• by crossmr (957846) on Wednesday October 23, 2013 @08:51PM (#45219421) Journal

    Seriously have journalists never seen any other SF movie?
    It's like the only movie that's ever had a futuristic interface in it at all.

    The moment I see some mouthbreather mention minority report I stop caring about anything they've written.

    • by Brulath (2765381)

      It's not so much Minority Report as it is them trying to find a viable interaction method for augmented reality. The AR versions has some significant benefits over the Minority Report interface, in that it can theoretically overlay data on real-world objects and make things ranging from internal surgery to constructing aircraft a simpler undertaking by allowing you to see inside or where things should go. This method of interacting is severely limited (it's essentially a 1.5inch thick virtual touch screen h

      • by crossmr (957846)

        No, the issue is the repeated and overused comparison of 90% of new tech gadgets to minority report by idiot journalists who couldn't write their way out of a paper bag.

    • Agreed, it was a crappy Tom Cruise vehicle that I very much regret having watched.
    • by Sockatume (732728)

      You have a closer point of comparison, or are you just being a smartass?

  • by Anonymous Coward

    That's the only thing that a "minority report style interface" would give the world.

    I really don't understand why anyone thinks it would be practical, even for a few minutes, to really work this way.

  • So basically, the depth camera uses longitudinal chromatic aberration (the red green and blue colors are not in focus for the same distances). So it needs to have your finger well lighted at any time...
    I see no problem with that at all...

  • by Okian Warrior (537106) on Wednesday October 23, 2013 @09:13PM (#45219565) Homepage Journal

    There's a lot of push towards I/O systems that are more convenient for the manufacturers, but less so for the end consumer.

    The first keyboards were heavy and had tactile feedback. If you fumbled a key typing in your password, you knew whether it entered because you could feel the "click". Nowadays the keyboard is lighter than a paperback and there's no feedback - accidentally brush a key with your finger and you have to look (for non-password text entry) or start over.

    Twist knobs are highly intuitive, especially when coupled with feedback. Twist a knob and see the hands of the clock move, or see the numbers change. Control the speed natively, and if you go too far it's obvious how to back up. Nowadays we have buttons to tap, incrementing the count by 1 each time. Tap 50 times to set the minute display, and if you go too far you have to go all the way around again. This was done largely because buttons are easy to fabricate (using PCB contacts), not because they are inherently better.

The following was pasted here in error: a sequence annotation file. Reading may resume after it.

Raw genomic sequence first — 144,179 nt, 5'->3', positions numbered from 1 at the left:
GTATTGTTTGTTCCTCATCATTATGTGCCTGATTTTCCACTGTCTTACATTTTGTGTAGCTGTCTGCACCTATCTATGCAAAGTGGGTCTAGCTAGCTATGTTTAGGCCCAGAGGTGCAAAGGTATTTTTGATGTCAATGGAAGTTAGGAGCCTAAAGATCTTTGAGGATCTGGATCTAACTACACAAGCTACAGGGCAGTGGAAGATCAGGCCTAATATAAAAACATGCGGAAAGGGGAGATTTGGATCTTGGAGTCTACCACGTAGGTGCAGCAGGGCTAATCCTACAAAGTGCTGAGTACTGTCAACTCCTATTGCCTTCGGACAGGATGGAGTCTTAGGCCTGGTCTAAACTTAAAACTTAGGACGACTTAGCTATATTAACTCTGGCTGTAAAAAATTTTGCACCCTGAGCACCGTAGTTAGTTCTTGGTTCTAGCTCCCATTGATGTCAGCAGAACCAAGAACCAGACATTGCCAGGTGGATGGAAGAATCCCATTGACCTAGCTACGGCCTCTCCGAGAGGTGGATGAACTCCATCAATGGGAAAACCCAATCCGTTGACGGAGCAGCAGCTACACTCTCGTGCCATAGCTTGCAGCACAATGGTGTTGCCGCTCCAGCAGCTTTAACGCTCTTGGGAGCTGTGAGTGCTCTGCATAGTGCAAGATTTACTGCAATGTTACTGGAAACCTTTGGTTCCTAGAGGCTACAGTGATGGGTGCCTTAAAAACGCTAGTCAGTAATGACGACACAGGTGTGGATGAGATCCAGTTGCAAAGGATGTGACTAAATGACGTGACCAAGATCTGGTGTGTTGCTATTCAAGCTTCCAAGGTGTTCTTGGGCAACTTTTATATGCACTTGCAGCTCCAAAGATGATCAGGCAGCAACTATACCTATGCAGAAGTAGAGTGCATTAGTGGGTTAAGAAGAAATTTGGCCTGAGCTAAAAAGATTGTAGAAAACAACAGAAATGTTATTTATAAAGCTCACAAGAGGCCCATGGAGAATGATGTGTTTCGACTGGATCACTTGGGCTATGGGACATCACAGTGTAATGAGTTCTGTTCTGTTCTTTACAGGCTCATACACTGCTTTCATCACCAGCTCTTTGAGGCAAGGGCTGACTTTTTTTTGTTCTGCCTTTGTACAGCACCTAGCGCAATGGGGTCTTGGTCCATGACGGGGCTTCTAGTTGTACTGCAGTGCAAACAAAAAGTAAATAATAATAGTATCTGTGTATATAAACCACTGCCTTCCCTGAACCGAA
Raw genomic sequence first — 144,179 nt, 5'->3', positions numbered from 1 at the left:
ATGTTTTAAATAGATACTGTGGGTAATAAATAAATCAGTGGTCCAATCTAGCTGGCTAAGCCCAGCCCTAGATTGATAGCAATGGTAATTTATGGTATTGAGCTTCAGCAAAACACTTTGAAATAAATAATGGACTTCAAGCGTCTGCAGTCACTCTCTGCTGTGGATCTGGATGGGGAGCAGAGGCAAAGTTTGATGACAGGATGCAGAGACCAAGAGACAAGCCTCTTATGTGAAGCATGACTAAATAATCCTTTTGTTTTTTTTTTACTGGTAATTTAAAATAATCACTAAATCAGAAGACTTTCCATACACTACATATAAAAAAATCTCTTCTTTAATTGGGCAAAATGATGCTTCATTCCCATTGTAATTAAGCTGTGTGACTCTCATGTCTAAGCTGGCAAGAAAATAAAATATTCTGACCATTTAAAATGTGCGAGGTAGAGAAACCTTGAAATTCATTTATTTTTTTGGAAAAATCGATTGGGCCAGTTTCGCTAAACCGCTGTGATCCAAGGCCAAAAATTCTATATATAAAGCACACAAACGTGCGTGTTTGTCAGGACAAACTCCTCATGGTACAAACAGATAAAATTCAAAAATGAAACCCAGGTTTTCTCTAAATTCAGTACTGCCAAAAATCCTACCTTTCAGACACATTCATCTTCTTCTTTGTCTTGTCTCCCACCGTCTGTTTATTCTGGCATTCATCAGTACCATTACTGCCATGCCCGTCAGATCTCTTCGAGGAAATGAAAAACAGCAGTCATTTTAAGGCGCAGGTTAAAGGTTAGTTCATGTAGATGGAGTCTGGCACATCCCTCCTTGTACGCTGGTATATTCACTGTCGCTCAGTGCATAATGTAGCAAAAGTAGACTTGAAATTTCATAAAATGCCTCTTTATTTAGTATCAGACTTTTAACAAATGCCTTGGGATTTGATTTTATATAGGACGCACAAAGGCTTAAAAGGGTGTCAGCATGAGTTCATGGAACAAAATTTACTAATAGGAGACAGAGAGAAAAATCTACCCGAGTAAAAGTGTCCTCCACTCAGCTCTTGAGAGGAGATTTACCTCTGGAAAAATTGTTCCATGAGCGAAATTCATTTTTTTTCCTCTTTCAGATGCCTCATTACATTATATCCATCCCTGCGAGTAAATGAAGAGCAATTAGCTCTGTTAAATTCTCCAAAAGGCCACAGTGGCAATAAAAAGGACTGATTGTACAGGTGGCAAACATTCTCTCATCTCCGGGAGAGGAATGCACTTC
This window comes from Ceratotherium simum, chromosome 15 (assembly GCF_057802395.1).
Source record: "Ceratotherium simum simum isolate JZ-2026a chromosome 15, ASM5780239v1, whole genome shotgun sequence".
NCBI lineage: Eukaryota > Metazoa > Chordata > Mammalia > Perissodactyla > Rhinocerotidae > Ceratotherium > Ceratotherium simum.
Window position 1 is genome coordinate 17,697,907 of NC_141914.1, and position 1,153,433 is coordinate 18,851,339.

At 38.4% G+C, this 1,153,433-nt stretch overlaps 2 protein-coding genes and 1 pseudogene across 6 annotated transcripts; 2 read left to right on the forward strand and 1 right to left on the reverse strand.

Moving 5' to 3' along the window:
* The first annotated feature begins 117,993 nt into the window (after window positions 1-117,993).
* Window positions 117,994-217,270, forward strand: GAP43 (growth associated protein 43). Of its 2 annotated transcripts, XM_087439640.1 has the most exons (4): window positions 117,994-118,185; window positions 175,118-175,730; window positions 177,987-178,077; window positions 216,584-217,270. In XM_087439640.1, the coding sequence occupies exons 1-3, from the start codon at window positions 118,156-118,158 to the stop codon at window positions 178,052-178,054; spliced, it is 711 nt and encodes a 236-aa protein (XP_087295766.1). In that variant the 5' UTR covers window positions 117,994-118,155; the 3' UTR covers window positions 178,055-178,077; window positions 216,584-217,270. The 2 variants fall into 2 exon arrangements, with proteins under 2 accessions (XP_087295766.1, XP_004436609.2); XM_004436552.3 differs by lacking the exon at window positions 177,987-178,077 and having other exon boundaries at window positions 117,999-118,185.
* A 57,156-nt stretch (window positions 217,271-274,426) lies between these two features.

Modern typing is done on the display (phone, surface), so not only don't you have tactile feedback you can't feel the boundaries of the keys, and your fingers mask the key display. And it's really tiny - in order to access all the keys you have to type extra keys that switch between keyboards (upper/lower/symbol). Again, it was done for ease of manufacturing, not ease of use.

    Is the ribbon any easier than, for example, cascading menus? The problem with the Windows original menu system was that every application put their commands in the top-level Start->Programs folder, leading to start menus containing hundreds of links. (I take the time to move StartMenu command links into subfolders by type, which makes it much easier, but on my dad's computer it's impossible to find anything.)

    Ever since minority report people have been touting the wonders of air-gesture input, and that it is the next "big thing", but is it better? (Actually, I remember it from Johnny Mnemonic, 7 years earlier.) Seems like this is just something that's easier to manufacture, but not easier to use. Sure, the customer will be able to do everything they could do with a mouse/keyboard, but more slowly, less conveniently, and with lots of frustration. That's an externality to the manufacturers, but it's better for them because they don't have to build in a touch interface. Probably [electrically] more reliable, too.

    Is this really progress? I wonder what Edward Tufte would say about modern interfaces.

    • by SuperKendall (25149) on Wednesday October 23, 2013 @10:57PM (#45220101)

      The first keyboards were heavy and had tactile feedback. If you fumbled a key typing in your password, you knew whether it entered because you could feel the "click".